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Japan-Update

Rebounding resources buoy corporate Japan's earnings

Emerging economies, weaker yen provide added tailwind

TOKYO -- Major Japanese enterprises are upgrading their earnings forecasts for the current fiscal year on the strength of higher natural resource prices and recovering emerging economies.

Fifty-three large companies have revised net earnings outlooks so far in 2017 for the year ending March, with nearly 70% raising guidance, according to Nikkei calculations. Additional upgrades are likely with the release of third-quarter results in the coming days.

Mitsubishi Corp. projects a net profit of 330 billion yen ($2.86 billion) for the full year but is on track to surpass 400 billion yen. Coking coal prices have more than doubled from a year ago. The Japanese trading house plunged into a 149 billion yen net loss in fiscal 2015, taking a massive hit in the resources segment.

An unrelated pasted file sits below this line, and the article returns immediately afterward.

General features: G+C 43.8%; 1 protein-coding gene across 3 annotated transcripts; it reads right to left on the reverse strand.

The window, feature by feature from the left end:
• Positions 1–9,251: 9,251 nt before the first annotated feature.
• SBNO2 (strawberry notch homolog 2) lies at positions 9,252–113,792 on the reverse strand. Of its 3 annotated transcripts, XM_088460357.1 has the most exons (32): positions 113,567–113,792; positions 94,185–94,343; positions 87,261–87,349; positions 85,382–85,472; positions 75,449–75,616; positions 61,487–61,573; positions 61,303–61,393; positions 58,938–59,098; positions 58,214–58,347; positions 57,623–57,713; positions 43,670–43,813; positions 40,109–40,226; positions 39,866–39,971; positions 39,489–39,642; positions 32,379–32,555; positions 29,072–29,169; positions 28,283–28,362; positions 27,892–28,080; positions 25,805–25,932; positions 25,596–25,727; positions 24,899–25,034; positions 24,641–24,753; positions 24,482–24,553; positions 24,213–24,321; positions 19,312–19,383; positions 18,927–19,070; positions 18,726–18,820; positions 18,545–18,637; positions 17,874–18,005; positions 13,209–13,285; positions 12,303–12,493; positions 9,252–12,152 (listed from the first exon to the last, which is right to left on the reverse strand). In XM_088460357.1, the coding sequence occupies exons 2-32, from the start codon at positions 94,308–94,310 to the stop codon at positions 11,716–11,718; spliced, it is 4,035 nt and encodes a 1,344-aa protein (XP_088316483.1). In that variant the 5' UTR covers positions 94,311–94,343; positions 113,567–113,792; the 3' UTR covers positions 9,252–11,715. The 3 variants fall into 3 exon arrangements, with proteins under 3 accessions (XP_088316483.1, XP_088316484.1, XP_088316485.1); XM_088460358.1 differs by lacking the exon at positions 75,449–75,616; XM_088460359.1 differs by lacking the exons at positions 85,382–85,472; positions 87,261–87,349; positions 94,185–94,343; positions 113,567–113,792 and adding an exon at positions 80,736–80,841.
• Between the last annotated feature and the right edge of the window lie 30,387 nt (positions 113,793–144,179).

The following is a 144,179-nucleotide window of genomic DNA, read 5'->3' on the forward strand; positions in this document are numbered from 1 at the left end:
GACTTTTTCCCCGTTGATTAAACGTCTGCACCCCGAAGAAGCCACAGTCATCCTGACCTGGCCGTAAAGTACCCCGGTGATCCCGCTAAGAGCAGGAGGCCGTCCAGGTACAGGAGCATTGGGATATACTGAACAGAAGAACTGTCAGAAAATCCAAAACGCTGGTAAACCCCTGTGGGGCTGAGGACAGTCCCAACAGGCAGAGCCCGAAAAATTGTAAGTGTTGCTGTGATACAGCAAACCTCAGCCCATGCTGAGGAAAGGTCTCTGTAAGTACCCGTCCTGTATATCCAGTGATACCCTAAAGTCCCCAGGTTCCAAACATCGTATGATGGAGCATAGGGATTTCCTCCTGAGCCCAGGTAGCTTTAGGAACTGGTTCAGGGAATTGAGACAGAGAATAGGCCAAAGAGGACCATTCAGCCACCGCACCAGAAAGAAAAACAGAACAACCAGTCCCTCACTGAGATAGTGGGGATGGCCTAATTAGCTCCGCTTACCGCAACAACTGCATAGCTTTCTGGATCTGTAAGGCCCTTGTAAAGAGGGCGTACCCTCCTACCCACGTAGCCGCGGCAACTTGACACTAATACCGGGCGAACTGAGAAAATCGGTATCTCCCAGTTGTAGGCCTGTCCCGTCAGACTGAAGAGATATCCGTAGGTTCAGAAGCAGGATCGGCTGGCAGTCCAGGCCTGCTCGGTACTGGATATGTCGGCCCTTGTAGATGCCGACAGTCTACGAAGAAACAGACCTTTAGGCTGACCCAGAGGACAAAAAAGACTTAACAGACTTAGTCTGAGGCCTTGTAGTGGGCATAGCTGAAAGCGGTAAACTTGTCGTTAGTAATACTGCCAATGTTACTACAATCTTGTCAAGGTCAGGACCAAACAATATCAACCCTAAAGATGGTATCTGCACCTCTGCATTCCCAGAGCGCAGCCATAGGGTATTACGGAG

The upturn in the natural resources market has been underpinned by emerging economies' renewed strength. Nippon Yusen and Mitsui O.S.K. Lines are expected to report pretax profits of roughly 10 billion yen for the October-December period. This would mark the first profit in three quarters for Nippon Yusen and a doubling in profit from the prior quarter for Mitsui O.S.K. Bulk carrier rates have improved on growing transport needs for China-bound iron ore and coal.

Fanuc upgraded its earnings forecast Thursday, citing renewed demand for computer numerical control machines in China and elsewhere in Asia. Meanwhile, Chinese smartphone manufacturers are using more memory in their handsets, giving chip-related companies a boost. Advantest, which makes chip-testing equipment, has upgraded its full-year outlook.

Yen depreciation since the American presidential election has also been a boon. Mitsubishi Motors will likely book an operating loss of around 8 billion yen for the year ending March 31, an improvement of about 20 billion yen from its forecast. The weaker currency is helping to improve export profitability.

Even as earnings outlooks brighten for a broad range of industries, the protectionism championed by U.S. President Donald Trump poses risks. The extent to which he will follow through on such policies is difficult to assess, and a comment from Trump could rekindle appreciation of the yen. Structural issues facing the Chinese economy, such as overproduction, have yet to be resolved as well.

(Nikkei)

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